IT'S NOT WORTH IT
Sixteen-year-old Jessica Warrens was the perfect teenager- good grades, homecoming queen, great figure, and good friends. What more could a girl ask for? Then around December of 1999 things got bad. Jessica had noticed she had gained a little weight and wasn't happy with it. She let it go until she noticed she had gained an additional five pounds. Her mother, Sandra Warrens, had realized she had gained some weight, but wasn't worried about it because she knew this was normal for a teenage girl, but Jessica was. She decided to take things into her own hands. After each meal she would sneak upstairs into the bathroom and gag herself, throwing-up everything she had just eaten. She thought she'd just do this until she had lost the weight she had gained but it didn't exactly work that way. When she tired to stop, she couldn't. Her body had grown accustomed to throwing everything up.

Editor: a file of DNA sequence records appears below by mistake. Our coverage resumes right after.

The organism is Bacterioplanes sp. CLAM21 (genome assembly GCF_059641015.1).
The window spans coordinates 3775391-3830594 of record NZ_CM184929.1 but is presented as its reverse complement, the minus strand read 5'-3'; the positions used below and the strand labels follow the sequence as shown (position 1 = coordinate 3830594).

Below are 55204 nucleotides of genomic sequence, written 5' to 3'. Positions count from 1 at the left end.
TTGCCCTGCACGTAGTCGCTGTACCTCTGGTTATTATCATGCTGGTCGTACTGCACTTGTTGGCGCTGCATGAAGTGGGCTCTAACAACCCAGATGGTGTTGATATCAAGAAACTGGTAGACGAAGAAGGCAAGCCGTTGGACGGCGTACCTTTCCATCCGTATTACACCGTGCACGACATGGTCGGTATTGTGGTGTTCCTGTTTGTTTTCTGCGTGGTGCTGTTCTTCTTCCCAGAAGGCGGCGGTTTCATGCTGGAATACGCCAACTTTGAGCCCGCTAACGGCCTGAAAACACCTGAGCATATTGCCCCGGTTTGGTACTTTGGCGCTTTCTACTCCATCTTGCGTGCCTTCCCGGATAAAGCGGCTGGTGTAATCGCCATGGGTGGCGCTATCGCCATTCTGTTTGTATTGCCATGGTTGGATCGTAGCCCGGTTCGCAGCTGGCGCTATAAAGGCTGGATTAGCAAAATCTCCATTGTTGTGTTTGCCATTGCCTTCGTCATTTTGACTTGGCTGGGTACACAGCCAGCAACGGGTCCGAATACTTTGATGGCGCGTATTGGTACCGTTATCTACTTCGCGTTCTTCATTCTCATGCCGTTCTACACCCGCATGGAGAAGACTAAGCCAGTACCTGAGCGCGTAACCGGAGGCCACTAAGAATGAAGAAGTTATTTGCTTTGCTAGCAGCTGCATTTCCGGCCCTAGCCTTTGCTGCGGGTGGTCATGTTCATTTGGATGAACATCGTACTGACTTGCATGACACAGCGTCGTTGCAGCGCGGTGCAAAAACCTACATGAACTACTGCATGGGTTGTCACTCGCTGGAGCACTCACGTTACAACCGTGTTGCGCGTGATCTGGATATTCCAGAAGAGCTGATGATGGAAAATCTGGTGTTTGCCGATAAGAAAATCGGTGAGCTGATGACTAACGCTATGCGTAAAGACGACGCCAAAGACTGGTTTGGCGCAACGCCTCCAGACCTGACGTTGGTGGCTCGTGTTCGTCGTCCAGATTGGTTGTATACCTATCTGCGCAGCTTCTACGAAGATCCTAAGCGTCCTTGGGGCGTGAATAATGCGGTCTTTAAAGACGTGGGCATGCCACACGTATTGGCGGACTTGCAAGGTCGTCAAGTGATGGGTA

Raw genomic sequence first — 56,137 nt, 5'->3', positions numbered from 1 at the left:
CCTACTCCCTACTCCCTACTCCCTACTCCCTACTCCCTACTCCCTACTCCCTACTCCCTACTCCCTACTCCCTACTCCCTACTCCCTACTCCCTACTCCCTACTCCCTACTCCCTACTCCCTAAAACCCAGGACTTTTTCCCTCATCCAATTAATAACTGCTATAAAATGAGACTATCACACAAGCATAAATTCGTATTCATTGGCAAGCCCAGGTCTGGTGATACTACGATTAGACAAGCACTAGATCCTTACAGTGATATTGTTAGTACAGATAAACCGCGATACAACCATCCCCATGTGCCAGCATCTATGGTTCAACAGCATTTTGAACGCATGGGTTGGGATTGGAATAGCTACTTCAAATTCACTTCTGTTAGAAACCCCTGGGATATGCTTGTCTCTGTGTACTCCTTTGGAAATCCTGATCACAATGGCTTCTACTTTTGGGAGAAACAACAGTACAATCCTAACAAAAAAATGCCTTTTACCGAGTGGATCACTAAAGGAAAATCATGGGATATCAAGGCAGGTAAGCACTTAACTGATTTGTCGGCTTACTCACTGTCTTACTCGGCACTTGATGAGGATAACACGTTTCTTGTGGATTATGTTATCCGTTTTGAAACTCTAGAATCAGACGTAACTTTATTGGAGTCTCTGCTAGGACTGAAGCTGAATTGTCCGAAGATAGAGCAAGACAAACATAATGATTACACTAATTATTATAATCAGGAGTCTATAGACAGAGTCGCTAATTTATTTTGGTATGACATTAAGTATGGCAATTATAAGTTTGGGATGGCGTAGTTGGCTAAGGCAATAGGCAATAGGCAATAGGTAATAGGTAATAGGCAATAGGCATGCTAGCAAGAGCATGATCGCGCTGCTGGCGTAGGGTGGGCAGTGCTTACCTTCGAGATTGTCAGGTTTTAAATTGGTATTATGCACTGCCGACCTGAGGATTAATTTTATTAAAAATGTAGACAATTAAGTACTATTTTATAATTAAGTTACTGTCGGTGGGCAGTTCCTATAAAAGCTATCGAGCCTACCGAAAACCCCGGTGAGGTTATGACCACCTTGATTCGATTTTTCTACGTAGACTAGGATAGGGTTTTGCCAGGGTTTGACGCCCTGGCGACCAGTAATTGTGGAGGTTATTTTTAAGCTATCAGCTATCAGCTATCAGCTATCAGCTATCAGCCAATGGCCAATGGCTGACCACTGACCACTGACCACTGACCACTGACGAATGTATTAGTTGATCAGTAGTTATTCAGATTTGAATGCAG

She grew weaker and weaker each week until she finally confronted her parents and told them what she had been doing. They, of course, took her to the family doctor and received the report that Jessica had done too much damage to her body. There was nothing they could "do". One month later Jessica was dead.
Jessica is just one of the many teenage girls who has died from what doctors call Bulimia. In the United States, many girls feel they are too fat, for some reason or other, and end up using a dangerous method, like Jessica, to lose weight. They usually turn to one of the three most dangerous methods. They include: puking everything up, which is known as Bulimia (the method Jessica used), depriving one's self of food, which is Anorexia, and drinking water whenever one is hungry, which...